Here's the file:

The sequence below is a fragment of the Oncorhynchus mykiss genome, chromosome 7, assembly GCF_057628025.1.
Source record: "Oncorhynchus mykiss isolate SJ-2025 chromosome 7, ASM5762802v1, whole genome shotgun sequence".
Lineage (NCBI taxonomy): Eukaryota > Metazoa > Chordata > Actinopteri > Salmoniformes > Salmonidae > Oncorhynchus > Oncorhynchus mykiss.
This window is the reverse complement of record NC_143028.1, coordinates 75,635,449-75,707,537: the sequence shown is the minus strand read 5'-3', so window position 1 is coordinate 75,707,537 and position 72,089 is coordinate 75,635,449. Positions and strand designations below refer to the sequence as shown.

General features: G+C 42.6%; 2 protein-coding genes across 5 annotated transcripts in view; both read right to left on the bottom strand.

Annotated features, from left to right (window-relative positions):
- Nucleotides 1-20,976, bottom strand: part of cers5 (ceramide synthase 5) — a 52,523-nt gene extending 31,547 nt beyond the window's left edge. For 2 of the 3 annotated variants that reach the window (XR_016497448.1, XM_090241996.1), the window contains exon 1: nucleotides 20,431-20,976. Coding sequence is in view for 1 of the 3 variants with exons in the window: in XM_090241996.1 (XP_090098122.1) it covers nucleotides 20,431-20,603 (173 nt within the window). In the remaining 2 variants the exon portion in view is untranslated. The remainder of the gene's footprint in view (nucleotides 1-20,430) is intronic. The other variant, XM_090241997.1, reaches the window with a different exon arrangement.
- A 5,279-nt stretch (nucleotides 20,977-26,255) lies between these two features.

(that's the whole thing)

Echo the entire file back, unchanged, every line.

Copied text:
The sequence below is a fragment of the Oncorhynchus mykiss genome, chromosome 7, assembly GCF_057628025.1.
Source record: "Oncorhynchus mykiss isolate SJ-2025 chromosome 7, ASM5762802v1, whole genome shotgun sequence".
Lineage (NCBI taxonomy): Eukaryota > Metazoa > Chordata > Actinopteri > Salmoniformes > Salmonidae > Oncorhynchus > Oncorhynchus mykiss.
This window is the reverse complement of record NC_143028.1, coordinates 75,635,449-75,707,537: the sequence shown is the minus strand read 5'-3', so window position 1 is coordinate 75,707,537 and position 72,089 is coordinate 75,635,449. Positions and strand designations below refer to the sequence as shown.

General features: G+C 42.6%; 2 protein-coding genes across 5 annotated transcripts in view; both read right to left on the bottom strand.

Annotated features, from left to right (window-relative positions):
- Nucleotides 1-20,976, bottom strand: part of cers5 (ceramide synthase 5) — a 52,523-nt gene extending 31,547 nt beyond the window's left edge. For 2 of the 3 annotated variants that reach the window (XR_016497448.1, XM_090241996.1), the window contains exon 1: nucleotides 20,431-20,976. Coding sequence is in view for 1 of the 3 variants with exons in the window: in XM_090241996.1 (XP_090098122.1) it covers nucleotides 20,431-20,603 (173 nt within the window). In the remaining 2 variants the exon portion in view is untranslated. The remainder of the gene's footprint in view (nucleotides 1-20,430) is intronic. The other variant, XM_090241997.1, reaches the window with a different exon arrangement.
- A 5,279-nt stretch (nucleotides 20,977-26,255) lies between these two features.